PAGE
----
Reference : Stress analysis without meshing: Isogeometric boundary-element method
Scientific journals : Article
Engineering, computing & technology : Multidisciplinary, general & others
Computational Sciences
Stress analysis without meshing: Isogeometric boundary-element method
Lian, H. [School of Engineering, Cardiff University, Cardiff, United Kingdom]
Simpson, R. N. [School of Engineering, Cardiff University, Cardiff, United Kingdom]
Bordas, Stéphane mailto [University of Luxembourg > Faculty of Science, Technology and Communication (FSTC) > Engineering Research Unit >]
Proceedings of the Institution of Civil Engineers: Engineering and Computational Mechanics
Yes (verified by ORBilu)
[en] Aids/stress analysis ; Computational mechanics/design method ; Discretisation ; Engineering design ; Lagrangian ; Number of degrees of freedom ; Numerical validations ; Shape functions ; Three dimensional geometry ; Computer aided design ; Sailing vessels ; Stress analysis ; Finite element method
[en] The focus of this paper is the description and numerical validation of a computational method where stress analysis can be performed directly from computer-aided design data without mesh generation. The clear benefit of the approach is that no mesh needs to be generated prior to running the analysis. This is achieved by utilising the isogeometric concept whereby computer-aided design data are used to construct not only the geometry discretisation but also the displacement and traction approximations. In this manner, significant savings can be made in the engineering design and analysis process. This paper also demonstrates that, compared with a standard boundary-element method implementation using quadratic Lagrangian shape functions, superior accuracy is achieved using the present approach for the same number of degrees of freedom. It further illustrates practical applications of the method, comparing against results obtained with a standard boundary-element method and finite-element method for verification. In addition, a propeller is analysed as a sample to show the ability of the present method to handle complex three-dimensional geometries.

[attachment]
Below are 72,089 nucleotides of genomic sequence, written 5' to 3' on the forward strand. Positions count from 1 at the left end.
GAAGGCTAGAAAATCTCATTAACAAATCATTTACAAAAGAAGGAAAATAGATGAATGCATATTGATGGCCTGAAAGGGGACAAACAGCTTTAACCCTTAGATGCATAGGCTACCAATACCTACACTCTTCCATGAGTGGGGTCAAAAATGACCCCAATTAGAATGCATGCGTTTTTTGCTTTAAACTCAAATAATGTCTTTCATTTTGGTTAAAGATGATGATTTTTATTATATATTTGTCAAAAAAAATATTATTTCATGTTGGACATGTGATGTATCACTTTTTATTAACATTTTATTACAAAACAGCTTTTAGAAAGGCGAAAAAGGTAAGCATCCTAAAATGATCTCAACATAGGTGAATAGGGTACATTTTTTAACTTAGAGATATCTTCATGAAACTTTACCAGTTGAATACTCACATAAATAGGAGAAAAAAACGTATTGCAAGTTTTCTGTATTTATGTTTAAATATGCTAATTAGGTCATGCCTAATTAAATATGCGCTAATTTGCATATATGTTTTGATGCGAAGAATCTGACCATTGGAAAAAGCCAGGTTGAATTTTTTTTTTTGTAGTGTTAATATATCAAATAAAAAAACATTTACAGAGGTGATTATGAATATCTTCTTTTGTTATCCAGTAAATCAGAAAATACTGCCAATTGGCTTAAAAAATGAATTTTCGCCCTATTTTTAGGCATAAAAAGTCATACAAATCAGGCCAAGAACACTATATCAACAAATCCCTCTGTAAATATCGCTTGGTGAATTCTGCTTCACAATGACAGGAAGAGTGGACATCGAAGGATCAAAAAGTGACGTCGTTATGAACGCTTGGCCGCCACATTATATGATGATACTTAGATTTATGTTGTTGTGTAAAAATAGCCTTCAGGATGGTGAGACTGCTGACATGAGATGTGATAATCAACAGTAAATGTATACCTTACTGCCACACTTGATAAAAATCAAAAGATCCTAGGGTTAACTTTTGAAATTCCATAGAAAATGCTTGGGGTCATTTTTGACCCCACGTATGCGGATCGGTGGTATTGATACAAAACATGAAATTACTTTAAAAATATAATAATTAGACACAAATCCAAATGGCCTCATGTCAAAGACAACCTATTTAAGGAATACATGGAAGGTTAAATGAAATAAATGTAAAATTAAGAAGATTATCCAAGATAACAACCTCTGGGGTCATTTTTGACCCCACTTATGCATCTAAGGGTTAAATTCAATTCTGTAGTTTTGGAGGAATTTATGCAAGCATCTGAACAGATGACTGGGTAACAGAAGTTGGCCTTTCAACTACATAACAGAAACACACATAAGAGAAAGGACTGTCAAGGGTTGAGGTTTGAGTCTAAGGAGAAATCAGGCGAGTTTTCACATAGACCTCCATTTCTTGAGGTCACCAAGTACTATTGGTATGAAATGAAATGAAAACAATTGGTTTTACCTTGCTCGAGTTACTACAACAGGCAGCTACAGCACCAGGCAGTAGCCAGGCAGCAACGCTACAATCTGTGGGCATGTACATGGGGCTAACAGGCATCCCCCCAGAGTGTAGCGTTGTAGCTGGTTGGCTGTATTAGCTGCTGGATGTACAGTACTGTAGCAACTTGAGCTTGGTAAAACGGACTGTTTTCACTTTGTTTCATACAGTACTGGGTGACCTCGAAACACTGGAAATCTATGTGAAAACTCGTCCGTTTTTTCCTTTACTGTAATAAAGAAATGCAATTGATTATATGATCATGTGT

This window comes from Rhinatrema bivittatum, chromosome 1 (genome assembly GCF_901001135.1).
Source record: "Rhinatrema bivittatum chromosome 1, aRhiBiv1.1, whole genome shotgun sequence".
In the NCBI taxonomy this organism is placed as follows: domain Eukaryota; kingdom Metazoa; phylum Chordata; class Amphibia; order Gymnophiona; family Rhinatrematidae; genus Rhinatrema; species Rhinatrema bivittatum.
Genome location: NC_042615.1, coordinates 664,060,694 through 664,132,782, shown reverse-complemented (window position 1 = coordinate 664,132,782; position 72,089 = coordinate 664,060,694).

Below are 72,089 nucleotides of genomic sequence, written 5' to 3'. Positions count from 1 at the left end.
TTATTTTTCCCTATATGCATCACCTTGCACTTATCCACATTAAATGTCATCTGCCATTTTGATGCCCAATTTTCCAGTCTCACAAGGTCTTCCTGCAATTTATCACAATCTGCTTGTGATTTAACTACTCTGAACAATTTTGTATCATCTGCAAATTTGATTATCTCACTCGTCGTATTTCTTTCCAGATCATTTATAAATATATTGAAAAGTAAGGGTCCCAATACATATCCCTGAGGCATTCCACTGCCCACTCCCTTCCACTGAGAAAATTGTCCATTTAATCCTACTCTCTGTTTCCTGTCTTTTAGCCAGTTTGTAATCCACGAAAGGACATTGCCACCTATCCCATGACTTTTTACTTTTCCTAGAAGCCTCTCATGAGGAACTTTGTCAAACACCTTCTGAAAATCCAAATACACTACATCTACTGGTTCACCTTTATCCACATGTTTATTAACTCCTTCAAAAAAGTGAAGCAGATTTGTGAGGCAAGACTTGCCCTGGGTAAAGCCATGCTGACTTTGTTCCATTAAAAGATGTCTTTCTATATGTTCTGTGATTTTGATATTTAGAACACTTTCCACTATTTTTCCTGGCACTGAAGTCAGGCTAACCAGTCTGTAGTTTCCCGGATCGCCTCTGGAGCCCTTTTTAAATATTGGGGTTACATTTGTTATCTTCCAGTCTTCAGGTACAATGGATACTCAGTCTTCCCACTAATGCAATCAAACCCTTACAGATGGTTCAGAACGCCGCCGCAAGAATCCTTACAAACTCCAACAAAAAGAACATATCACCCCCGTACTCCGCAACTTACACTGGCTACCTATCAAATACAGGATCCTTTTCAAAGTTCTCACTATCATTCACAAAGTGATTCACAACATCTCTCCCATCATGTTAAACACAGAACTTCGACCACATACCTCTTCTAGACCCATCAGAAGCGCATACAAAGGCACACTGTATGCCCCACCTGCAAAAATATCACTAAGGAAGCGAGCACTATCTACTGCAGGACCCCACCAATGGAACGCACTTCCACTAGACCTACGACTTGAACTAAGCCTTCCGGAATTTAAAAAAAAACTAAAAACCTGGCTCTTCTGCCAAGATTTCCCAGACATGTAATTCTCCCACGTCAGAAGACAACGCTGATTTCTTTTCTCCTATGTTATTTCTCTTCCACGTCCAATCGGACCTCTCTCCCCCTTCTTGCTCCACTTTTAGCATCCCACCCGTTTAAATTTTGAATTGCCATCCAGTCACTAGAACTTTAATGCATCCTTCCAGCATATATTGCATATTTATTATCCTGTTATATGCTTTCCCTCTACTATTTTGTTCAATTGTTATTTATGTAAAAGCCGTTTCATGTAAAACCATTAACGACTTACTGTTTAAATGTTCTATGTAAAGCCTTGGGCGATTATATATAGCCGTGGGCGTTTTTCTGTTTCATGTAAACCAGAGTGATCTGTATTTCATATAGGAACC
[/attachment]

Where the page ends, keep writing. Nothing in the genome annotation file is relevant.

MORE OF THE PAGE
Cardiff University, institute of Mechanics and Advanced Materials, University of Luxembourg
Researchers ; Professionals ; Students
FP7 ; 289361 - INSIST - Integrating Numerical Simulation and Geometric Design Technology

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